Zach Oberholtzer
Zach Oberholtzer

Zoning is a tool that works by what it prevents, not what it encourages. As outlined in “Arbitrary lines” by M. Nolan Gray, zoning was invented when restrictive covenants proved unable to deliver the desired degree of exclusion. Covenants were difficult to enforce and gave residents little control over nearby properties. Maybe you want to keep your single-family neighborhood architecturally pure, but you could not prevent your neighbor taking the extra money from the developer wanting to build a fourplex. With zoning you can just make that fourplex illegal.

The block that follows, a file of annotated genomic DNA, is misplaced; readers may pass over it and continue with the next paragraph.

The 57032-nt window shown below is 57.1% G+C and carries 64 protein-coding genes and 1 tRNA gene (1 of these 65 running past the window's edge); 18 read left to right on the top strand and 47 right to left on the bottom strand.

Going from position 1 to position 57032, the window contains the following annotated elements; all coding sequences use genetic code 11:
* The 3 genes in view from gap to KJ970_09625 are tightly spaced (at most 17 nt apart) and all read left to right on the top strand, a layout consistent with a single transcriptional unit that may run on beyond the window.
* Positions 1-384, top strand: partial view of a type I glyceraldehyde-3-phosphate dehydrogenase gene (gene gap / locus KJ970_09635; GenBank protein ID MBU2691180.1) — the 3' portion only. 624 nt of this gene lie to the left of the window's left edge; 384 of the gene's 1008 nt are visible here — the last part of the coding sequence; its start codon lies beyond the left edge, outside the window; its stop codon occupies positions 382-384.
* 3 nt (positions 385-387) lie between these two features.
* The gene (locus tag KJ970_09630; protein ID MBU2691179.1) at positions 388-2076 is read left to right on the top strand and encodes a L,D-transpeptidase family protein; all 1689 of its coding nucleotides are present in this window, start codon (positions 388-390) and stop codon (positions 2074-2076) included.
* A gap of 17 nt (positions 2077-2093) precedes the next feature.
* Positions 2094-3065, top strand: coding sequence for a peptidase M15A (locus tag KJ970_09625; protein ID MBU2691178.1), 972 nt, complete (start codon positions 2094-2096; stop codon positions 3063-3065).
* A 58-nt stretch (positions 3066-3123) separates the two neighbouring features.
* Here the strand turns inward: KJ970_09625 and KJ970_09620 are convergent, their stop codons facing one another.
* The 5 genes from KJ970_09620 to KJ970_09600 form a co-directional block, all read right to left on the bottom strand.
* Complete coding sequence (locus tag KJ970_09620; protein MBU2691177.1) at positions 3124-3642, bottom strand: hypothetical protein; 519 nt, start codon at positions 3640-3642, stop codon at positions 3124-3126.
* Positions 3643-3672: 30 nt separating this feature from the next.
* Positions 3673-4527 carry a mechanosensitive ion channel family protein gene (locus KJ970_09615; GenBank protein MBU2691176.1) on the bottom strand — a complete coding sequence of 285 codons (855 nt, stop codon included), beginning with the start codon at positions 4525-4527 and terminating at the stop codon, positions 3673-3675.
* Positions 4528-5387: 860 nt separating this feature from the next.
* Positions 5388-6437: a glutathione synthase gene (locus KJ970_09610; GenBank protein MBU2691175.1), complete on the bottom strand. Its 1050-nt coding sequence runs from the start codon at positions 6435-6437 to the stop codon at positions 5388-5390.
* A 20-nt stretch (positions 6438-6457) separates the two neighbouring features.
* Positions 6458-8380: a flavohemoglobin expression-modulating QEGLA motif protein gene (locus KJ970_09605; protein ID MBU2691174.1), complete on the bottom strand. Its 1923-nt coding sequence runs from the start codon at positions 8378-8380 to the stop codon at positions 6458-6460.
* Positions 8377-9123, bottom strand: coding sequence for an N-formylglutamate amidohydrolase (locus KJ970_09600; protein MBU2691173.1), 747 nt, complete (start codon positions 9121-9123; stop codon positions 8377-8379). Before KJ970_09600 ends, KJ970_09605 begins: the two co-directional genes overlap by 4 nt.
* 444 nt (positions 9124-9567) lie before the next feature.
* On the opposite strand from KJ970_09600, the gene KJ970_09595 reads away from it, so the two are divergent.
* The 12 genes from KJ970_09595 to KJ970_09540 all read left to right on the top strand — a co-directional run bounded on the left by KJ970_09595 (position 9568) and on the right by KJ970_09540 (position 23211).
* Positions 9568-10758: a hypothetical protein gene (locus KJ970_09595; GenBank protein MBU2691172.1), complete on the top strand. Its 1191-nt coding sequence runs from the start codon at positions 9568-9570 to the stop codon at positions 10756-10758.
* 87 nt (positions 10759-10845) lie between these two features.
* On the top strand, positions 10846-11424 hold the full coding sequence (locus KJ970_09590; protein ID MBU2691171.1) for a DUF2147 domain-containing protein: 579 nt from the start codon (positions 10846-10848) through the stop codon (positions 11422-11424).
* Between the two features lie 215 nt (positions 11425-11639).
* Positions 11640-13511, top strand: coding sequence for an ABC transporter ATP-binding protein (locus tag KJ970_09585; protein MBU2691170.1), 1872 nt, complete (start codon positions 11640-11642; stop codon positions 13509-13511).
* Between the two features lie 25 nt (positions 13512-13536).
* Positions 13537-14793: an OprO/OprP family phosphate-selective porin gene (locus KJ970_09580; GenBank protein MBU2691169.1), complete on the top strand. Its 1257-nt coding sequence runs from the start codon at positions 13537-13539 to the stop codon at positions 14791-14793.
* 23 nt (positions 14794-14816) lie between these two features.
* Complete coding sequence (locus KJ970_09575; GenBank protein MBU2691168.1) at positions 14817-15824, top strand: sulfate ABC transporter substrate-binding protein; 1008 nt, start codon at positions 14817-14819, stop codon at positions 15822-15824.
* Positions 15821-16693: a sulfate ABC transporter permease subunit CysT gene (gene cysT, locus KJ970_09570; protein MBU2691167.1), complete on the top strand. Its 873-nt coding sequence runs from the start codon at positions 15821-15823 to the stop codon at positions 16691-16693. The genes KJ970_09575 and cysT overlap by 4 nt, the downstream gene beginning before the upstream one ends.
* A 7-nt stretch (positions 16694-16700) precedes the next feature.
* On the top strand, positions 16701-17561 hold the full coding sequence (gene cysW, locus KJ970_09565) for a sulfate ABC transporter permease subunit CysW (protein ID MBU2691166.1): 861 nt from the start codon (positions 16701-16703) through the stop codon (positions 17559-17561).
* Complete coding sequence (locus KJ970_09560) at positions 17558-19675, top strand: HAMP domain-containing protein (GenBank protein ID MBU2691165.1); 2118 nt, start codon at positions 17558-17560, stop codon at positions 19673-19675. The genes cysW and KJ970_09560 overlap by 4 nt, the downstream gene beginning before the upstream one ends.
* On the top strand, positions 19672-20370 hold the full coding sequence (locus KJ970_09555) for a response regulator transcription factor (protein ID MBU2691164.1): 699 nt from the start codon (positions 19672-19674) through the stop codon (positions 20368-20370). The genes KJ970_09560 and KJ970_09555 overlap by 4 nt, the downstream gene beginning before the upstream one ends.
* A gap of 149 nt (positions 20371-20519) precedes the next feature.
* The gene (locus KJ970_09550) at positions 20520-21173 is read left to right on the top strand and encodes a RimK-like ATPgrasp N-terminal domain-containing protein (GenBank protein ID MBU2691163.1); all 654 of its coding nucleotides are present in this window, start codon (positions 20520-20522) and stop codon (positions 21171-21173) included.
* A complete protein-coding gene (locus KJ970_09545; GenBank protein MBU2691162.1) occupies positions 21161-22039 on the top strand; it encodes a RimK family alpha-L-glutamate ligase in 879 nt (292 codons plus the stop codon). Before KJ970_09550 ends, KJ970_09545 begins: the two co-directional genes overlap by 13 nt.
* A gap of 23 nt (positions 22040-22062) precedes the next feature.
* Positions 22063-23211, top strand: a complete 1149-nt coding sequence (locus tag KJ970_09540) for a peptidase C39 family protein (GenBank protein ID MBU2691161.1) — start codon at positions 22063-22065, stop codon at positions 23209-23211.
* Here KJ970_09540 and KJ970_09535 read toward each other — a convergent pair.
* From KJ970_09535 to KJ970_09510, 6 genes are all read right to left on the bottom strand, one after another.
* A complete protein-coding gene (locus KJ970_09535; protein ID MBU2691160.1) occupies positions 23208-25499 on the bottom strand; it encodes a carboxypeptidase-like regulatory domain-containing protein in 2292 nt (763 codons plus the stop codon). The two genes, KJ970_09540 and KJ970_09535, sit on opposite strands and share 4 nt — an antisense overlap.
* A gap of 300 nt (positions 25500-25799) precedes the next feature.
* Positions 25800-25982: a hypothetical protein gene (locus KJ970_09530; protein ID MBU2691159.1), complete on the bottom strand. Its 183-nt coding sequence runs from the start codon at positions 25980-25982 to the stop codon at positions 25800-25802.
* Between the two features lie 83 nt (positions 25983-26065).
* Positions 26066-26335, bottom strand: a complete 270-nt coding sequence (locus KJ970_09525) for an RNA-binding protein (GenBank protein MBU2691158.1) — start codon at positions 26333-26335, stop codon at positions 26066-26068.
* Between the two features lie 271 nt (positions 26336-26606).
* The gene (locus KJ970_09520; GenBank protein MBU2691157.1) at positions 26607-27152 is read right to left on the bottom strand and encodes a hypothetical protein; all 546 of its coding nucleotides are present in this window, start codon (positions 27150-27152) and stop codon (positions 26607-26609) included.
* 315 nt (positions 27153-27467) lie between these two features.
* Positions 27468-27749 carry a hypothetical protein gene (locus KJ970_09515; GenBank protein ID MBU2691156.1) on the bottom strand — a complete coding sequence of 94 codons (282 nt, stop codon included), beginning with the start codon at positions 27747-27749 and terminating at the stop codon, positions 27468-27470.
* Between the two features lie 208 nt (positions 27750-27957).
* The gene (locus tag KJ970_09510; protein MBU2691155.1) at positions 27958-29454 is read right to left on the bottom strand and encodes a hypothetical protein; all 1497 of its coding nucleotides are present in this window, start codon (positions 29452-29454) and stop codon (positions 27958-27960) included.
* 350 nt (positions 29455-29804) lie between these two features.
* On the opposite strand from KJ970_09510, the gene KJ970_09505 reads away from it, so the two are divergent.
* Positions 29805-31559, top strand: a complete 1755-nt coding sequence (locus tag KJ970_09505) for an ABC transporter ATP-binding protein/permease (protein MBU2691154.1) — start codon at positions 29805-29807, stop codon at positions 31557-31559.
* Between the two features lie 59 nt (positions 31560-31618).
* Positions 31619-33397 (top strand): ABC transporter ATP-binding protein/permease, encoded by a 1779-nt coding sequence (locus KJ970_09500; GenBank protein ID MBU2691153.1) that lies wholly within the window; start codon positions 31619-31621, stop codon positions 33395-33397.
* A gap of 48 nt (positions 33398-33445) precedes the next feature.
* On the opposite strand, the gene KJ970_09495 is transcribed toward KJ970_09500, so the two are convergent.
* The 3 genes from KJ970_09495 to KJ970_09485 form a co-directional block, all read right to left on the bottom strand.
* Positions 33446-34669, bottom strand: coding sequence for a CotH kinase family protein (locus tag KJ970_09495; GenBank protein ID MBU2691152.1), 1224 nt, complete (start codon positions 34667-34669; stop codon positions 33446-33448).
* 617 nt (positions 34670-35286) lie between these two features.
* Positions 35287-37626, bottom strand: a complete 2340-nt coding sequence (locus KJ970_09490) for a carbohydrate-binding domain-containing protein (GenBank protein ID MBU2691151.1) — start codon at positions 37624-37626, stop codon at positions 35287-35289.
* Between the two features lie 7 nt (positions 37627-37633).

Greenwich has made great use in zoning for these exclusionary purposes best evidenced by the fact that the population has barely changed from 1970-2020 (59,755-63,514). According to the founder of Desegregate CT Sara Bornin in her article, “Zoning by a thousand cuts”  systemic and intentioned effort began in Greenwich in the 1950s and 60s to layer restrictions on the types of housing that could be built. Over the past decade Greenwich built about 1,120 units of housing, whereas Stamford has built ~6,380 units. In other words, Greenwich zoning is much more effective at excluding housing than Stamford, which should not be construed as an endorsement of Stamford zoning practices.